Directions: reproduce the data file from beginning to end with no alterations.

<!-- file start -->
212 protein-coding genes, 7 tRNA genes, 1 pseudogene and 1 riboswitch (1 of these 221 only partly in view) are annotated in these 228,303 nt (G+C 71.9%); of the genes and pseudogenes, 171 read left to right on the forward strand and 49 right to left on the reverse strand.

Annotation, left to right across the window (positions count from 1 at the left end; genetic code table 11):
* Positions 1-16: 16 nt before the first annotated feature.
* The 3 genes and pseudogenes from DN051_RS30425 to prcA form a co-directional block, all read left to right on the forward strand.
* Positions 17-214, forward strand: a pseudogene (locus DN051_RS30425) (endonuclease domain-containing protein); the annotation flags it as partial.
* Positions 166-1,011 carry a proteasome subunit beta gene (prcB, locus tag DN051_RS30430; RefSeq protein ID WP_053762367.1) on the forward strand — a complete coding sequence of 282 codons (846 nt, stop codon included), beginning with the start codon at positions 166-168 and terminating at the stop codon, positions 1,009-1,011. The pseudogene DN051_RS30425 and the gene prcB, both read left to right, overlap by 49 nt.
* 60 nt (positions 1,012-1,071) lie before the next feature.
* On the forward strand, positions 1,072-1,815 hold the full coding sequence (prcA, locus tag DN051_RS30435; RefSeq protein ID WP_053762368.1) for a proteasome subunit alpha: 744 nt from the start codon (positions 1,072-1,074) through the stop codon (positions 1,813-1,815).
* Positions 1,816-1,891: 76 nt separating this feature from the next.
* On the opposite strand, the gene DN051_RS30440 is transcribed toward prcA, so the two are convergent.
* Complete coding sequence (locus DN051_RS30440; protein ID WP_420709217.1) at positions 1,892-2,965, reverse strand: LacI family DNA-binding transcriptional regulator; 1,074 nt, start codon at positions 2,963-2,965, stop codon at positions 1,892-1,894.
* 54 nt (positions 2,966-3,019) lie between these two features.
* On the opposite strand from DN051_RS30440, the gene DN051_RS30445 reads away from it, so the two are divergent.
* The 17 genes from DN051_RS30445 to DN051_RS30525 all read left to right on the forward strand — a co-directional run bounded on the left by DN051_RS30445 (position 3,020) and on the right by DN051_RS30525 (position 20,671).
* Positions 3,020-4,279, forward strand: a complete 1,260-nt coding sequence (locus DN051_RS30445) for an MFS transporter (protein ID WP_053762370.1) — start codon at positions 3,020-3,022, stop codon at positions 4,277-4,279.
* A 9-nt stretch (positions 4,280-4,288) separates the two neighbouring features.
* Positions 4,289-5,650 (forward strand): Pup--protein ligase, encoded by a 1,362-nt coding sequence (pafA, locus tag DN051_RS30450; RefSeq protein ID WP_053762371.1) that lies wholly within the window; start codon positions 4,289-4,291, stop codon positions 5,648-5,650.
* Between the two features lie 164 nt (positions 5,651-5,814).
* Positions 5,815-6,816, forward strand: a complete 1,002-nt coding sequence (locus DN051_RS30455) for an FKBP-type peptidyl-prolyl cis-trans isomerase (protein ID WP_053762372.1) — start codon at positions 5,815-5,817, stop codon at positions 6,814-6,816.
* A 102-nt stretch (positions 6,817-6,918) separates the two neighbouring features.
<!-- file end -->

212 protein-coding genes, 7 tRNA genes, 1 pseudogene and 1 riboswitch (1 of these 221 only partly in view) are annotated in these 228,303 nt (G+C 71.9%); of the genes and pseudogenes, 171 read left to right on the forward strand and 49 right to left on the reverse strand.

Annotation, left to right across the window (positions count from 1 at the left end; genetic code table 11):
* Positions 1-16: 16 nt before the first annotated feature.
* The 3 genes and pseudogenes from DN051_RS30425 to prcA form a co-directional block, all read left to right on the forward strand.
* Positions 17-214, forward strand: a pseudogene (locus DN051_RS30425) (endonuclease domain-containing protein); the annotation flags it as partial.
* Positions 166-1,011 carry a proteasome subunit beta gene (prcB, locus tag DN051_RS30430; RefSeq protein ID WP_053762367.1) on the forward strand — a complete coding sequence of 282 codons (846 nt, stop codon included), beginning with the start codon at positions 166-168 and terminating at the stop codon, positions 1,009-1,011. The pseudogene DN051_RS30425 and the gene prcB, both read left to right, overlap by 49 nt.
* 60 nt (positions 1,012-1,071) lie before the next feature.
* On the forward strand, positions 1,072-1,815 hold the full coding sequence (prcA, locus tag DN051_RS30435; RefSeq protein ID WP_053762368.1) for a proteasome subunit alpha: 744 nt from the start codon (positions 1,072-1,074) through the stop codon (positions 1,813-1,815).
* Positions 1,816-1,891: 76 nt separating this feature from the next.
* On the opposite strand, the gene DN051_RS30440 is transcribed toward prcA, so the two are convergent.
* Complete coding sequence (locus DN051_RS30440; protein ID WP_420709217.1) at positions 1,892-2,965, reverse strand: LacI family DNA-binding transcriptional regulator; 1,074 nt, start codon at positions 2,963-2,965, stop codon at positions 1,892-1,894.
* 54 nt (positions 2,966-3,019) lie between these two features.
* On the opposite strand from DN051_RS30440, the gene DN051_RS30445 reads away from it, so the two are divergent.
* The 17 genes from DN051_RS30445 to DN051_RS30525 all read left to right on the forward strand — a co-directional run bounded on the left by DN051_RS30445 (position 3,020) and on the right by DN051_RS30525 (position 20,671).
* Positions 3,020-4,279, forward strand: a complete 1,260-nt coding sequence (locus DN051_RS30445) for an MFS transporter (protein ID WP_053762370.1) — start codon at positions 3,020-3,022, stop codon at positions 4,277-4,279.
* A 9-nt stretch (positions 4,280-4,288) separates the two neighbouring features.
* Positions 4,289-5,650 (forward strand): Pup--protein ligase, encoded by a 1,362-nt coding sequence (pafA, locus tag DN051_RS30450; RefSeq protein ID WP_053762371.1) that lies wholly within the window; start codon positions 4,289-4,291, stop codon positions 5,648-5,650.
* Between the two features lie 164 nt (positions 5,651-5,814).
* Positions 5,815-6,816, forward strand: a complete 1,002-nt coding sequence (locus DN051_RS30455) for an FKBP-type peptidyl-prolyl cis-trans isomerase (protein ID WP_053762372.1) — start codon at positions 5,815-5,817, stop codon at positions 6,814-6,816.
* A 102-nt stretch (positions 6,817-6,918) separates the two neighbouring features.